Samsung X5 SSD review: a rapid NVMe-based Thunderbolt 3 portable drive

“A detailed look at the Samsung’s lightning-fast X5 SSD”

Over the years, laptops have grown thinner in size and consequently, manufacturers are finding it more and more difficult to outfit a machine with traditional analogue ports. That being said, thanks to technological innovations, most machines nowadays feature a USB Type-C port, which doesn’t just contribute to their slender profile, but improves the data transfer speeds drastically too. In fact, the Type-C port is so relevant nowadays that tech giant Intel decided to launch its latest Thunderbolt 3 interface in compliance with the Type-C standard. 

For the uninitiated, a device with a Thunderbolt 3 port offers 40GBps throughput data, which is four times as fast as the data transfer speeds offered by USB 3.1 Type-C. Unfortunately, there aren’t many drives which could benefit from the interface’s blazingly fast speeds.  

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Enter the Samsung X5, the world’s first NVMe-based external SSD which connects to compatible devices over a Thunderbolt 3 controller to offer lightning-fast read and write speeds. I managed to get my hands on a unit and here’s a quick look at the drive’s capabilities.


Close your eyes, and picture something that’s really fast. I’m willing to bet that most of you thought of a sports car, amirite? Well, I guess folks at Samsung thought so too which is why they’ve modelled the X5 SSD to resemble one. And it shows. The unit features indentations on the top panel, which looks similar to the bonnet of most supercars. Moreover, unlike the company’s T series of SSDs, the X5 features a two-tone finish, which reminded me of racing stripes on a high-end automobile. I’d also like to point out that unlike the boxy appearance of most competing external storage solutions, the X5 SSD features an abundance of curves too. In short, the X5 looks like a Lamborghini in a sea of Mustang GTs. 

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What’s more, the X5 ships with Dynamic Thermal Guard technology which, coupled with the drive’s internal heat sink, ensures that the temperatures don’t spike above 45-degrees. The company also claims that the SSD’s reinforced magnesium chassis protects it from drops of up to two meters. I didn’t have the heart to test the company’s claims, but if you have Rs 50K lying around, then do let me know if your drive survived the drop or not. 

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Before I dive into the drive’s performance, you should know that the X5 is only compatible with laptops which ship with a Thunderbolt 3 port. Therefore, so long as you have the latest MacBook (2017 models would suffice as well), or a Windows machine such as the Lenovo Yoga C930 (review), you’ll be good to go. If you’re wondering whether your laptop ships with a Thunderbolt 3 port, just look at the USB Type-C port on your laptop. If it has a lightning bolt alongside it, then your laptop will support the Samsung X5 SSD.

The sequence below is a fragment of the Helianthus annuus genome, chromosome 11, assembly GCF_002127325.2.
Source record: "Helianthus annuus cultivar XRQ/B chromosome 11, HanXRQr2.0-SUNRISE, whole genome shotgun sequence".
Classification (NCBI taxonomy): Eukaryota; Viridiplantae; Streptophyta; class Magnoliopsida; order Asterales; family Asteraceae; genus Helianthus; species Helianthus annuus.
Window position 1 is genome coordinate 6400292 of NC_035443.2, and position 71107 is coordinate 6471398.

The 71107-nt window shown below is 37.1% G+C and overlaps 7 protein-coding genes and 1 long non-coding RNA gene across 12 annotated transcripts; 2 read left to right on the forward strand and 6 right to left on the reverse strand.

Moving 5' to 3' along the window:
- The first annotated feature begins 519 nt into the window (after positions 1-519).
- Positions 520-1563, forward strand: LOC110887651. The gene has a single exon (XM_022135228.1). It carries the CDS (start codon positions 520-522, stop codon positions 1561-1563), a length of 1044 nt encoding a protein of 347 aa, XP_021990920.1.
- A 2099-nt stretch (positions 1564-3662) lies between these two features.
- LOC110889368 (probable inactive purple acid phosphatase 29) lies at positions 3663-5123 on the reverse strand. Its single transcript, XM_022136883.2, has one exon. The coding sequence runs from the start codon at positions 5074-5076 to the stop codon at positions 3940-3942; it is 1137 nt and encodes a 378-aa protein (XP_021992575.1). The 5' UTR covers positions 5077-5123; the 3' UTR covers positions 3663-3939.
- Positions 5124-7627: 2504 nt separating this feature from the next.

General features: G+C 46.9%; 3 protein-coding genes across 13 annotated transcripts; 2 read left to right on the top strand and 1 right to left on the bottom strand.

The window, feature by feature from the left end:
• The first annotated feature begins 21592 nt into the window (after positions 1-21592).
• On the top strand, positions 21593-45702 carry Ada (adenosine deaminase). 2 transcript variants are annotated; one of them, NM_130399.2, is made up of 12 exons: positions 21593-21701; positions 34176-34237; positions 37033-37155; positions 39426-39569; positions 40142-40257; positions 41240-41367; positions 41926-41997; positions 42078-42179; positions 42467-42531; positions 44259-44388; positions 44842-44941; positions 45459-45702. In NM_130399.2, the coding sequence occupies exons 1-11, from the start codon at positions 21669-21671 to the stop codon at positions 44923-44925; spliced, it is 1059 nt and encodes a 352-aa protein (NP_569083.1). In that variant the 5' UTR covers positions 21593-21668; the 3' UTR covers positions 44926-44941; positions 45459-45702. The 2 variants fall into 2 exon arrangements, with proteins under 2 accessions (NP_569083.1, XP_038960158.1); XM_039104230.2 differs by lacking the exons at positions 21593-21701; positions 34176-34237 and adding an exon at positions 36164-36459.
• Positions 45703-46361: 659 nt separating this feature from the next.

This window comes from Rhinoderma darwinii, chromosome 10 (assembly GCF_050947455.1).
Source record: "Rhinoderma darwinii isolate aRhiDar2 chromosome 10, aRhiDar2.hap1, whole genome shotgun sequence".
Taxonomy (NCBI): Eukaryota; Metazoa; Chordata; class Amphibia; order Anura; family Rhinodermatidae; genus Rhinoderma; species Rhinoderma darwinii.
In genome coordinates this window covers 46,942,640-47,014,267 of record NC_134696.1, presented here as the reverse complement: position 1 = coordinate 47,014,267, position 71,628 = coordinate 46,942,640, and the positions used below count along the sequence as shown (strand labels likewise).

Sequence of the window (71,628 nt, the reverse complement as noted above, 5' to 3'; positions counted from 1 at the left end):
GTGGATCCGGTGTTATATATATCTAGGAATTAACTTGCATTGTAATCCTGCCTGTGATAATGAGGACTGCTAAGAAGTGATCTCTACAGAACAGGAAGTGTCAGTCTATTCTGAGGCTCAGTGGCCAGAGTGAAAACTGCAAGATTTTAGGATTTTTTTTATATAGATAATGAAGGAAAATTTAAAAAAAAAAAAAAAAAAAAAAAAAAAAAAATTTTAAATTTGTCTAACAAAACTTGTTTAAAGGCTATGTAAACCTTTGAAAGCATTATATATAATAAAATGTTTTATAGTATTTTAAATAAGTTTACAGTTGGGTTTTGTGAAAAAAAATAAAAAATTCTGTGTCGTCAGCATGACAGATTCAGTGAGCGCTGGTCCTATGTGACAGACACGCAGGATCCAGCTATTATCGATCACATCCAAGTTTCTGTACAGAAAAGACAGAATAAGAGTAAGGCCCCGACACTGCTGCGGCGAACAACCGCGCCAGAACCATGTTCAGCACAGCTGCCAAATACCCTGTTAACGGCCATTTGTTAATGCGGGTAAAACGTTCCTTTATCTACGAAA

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I’d also like to point out that you’ll need to manually kickstart the Samsung X5 SSD, as it’ll not show up when you connect it to your PC. On Windows, you’ll need to hover your mouse on the ‘uptick arrow’ which reads ‘show hidden icons’. There, you’ll find the Thunderbolt icon, clicking which will bring up the option to open Samsung’s X5 SSD. Bear in mind that this is a one-time setup and you won’t have to repeat these steps every time you connect the drive to your system.

Now that you’re up to speed (pun intended) with the drive’s setup, let’s take a look at some benchmarks. Samsung claims that its X5 SSD offers sequential read and write speeds of up to 2,800MB/s respectively. During my testing, the drive performed just as advertised. In CrystalDiskMark, the X5 SSD comfortably achieved read speeds of 2,819.6MB/s and managed to churn out an impressive 2,150.3MB/s write speed.

In ATTO Disk Benchmark, the drive performed just as admirably, peaking at 2.28GB/s read speeds and 1.76GB/s write speeds. As far as the real-world usage is concerned, I was able to transfer a folder with a 38-gig worth of content from the SSD to my laptop at a speed of over 800MB/s. To give you a better picture, an older Western Digital external HDD transferred the same file to my laptop at almost an eighth of the SSD’s speed (~133MB/s). 


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The 1TB variant of the Samsung X5 SSD costs Rs 48,999, making it one of the (if not the most) priciest external drives in the market. It goes without saying that for most prospective SSD buyers, the X5 would be overkill. It’s clearly not meant to sit in a drawer and hold your Marvel movie catalogue. But, if you’re a creator who’s on the lookout for a speedy drive to backup ginormous video clips or to use as a scratch disk, then the X5 might be worth a shout. 

Photos by Raj Rout